New Jersey Attorney General Anne Milgram today said she had reached a settlement with Ticketmaster Entertainment, and its TicketsNow subsidiary, over the way it handled recent sales of Bruce Springsteen tickets, and calls on Ticketmaster to pay $350,000 to “cover investigative, attorney and administrative fees and to support New Jersey consumer protection initiatives.”

The state’s Division of Consumer Affairs received more than 2,000 complaints in connection with the sale of tickets to Springsteen shows scheduled for May at the Izod Center, under which consumers were redirected to the TicketsNow Web site when tickets were allegedly sold out on Ticketmaster’s site. The move prompted New Jersey Rep. Bill Pascrell to call for an investigation, and led to Springsteen blasting Ticketmaster for the practice. The company quickly apologized for the move.

According to Milgram, the settlement calls for “a random drawing for 1,000 consumers who filed complaints against Ticketmaster” to buy two tickets each to one of the Izod Center shows. The consumers who filed complaints but are not chosen in the random drawing will receive a $100 Ticketmaster gift certificate and the chance to buy Springsteen tickets for a future New Jersey performance.

Ticketmaster is also refunding the difference people paid who bought tickets from TicketsNow at a higher price, and the company will complete the transactions for some fans whose purchases were not finished.

“This settlement swiftly and fairly resolves a significant issue for thousands of loyal Springsteen fans in the Garden State who believe that Ticketmaster tilted the playing field against their efforts to purchase tickets to the May concerts,’’ Attorney General Milgram said in a statement. “Everyone deserves an equal chance to buy tickets on a primary ticket selling website and shouldn’t be steered to a re-selling website where the prices can be substantially higher.”

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“Because of the excellent cooperation of the New Jersey Sports and Exposition Authority, the agreement will make tickets available for many of those who filed complaints with the Division of Consumer Affairs as of last week,” Milgram added. “I also want to thank Bruce Springsteen and his management in our efforts to hammer out this agreement. He was as outraged as anyone over the circumstances surrounding the sale of tickets to his concerts.”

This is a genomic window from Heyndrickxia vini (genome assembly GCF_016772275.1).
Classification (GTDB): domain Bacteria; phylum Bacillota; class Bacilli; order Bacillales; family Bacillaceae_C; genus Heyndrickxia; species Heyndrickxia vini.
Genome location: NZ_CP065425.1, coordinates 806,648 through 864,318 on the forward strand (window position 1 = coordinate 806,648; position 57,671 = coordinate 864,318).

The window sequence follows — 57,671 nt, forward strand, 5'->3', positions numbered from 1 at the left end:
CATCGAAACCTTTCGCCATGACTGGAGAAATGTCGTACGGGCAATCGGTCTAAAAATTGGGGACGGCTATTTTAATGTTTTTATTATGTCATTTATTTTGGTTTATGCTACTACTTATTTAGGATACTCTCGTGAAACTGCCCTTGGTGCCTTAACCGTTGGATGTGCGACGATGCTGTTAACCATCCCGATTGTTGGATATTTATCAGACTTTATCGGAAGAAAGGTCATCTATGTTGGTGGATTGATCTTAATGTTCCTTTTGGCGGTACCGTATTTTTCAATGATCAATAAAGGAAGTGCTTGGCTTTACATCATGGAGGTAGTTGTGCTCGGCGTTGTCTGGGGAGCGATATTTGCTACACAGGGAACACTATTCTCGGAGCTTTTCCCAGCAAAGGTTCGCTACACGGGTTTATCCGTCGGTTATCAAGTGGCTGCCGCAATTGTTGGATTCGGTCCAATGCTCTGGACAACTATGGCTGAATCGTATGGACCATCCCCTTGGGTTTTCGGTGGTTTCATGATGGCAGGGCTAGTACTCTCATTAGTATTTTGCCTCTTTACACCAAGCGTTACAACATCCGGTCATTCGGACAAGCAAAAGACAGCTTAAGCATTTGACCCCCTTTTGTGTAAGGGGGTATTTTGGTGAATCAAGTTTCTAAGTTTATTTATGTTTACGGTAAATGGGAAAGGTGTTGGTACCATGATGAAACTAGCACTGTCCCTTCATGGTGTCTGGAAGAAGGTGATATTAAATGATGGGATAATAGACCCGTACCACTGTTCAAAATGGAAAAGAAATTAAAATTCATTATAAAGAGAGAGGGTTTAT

In addition, Ticketmaster will virtually wall itself off from the secondary market site “for at least a year for all shows and entertainment events Ticketmaster handles,” and after that year the company will have to gain approval from the Attorney General before posting any links between its “No Tickets Found” Web page and TicketsNow. Also, the company agreed not to do any “paid Internet search advertising that would lead consumers searching for ‘Ticketmaster’ on Internet search engines to its TicketsNow re-sale site,” and all tickets “it receives for sale to the general public will be sold on its primary market website. Ticketmaster will also not allow any tickets to be sold on until the initial sale begins on its primary site.

Ticketmaster has long been criticized for the practice of how it was handling ticket sales in relation to TicketsNow, and the settlement comes a day before Ticketmaster and Live Nation will appear before members of the U.S. Senate to discuss their proposed, $2.5 billion merger.

“Significantly, Ticketmaster has agreed to change its business practices and not allow any link from its No Tickets Found Internet page to re-sale Internet sites for at least one year, and after that any proposed linkage will not be permitted unless approved by my office,” Milgram said in a statement.

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